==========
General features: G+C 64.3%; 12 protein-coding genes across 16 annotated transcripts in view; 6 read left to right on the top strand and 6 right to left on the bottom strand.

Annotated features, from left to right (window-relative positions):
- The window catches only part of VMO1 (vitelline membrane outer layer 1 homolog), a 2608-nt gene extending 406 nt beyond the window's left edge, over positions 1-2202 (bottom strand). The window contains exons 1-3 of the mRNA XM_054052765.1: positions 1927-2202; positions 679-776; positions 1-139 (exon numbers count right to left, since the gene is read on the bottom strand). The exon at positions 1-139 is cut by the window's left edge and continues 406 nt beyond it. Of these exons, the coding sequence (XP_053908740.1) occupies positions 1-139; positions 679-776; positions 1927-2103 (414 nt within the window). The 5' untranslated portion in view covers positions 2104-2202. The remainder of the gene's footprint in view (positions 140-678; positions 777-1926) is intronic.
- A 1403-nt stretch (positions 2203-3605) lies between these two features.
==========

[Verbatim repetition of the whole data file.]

General features: G+C 64.3%; 12 protein-coding genes across 16 annotated transcripts in view; 6 read left to right on the top strand and 6 right to left on the bottom strand.

Annotated features, from left to right (window-relative positions):
- The window catches only part of VMO1 (vitelline membrane outer layer 1 homolog), a 2608-nt gene extending 406 nt beyond the window's left edge, over positions 1-2202 (bottom strand). The window contains exons 1-3 of the mRNA XM_054052765.1: positions 1927-2202; positions 679-776; positions 1-139 (exon numbers count right to left, since the gene is read on the bottom strand). The exon at positions 1-139 is cut by the window's left edge and continues 406 nt beyond it. Of these exons, the coding sequence (XP_053908740.1) occupies positions 1-139; positions 679-776; positions 1927-2103 (414 nt within the window). The 5' untranslated portion in view covers positions 2104-2202. The remainder of the gene's footprint in view (positions 140-678; positions 777-1926) is intronic.
- A 1403-nt stretch (positions 2203-3605) lies between these two features.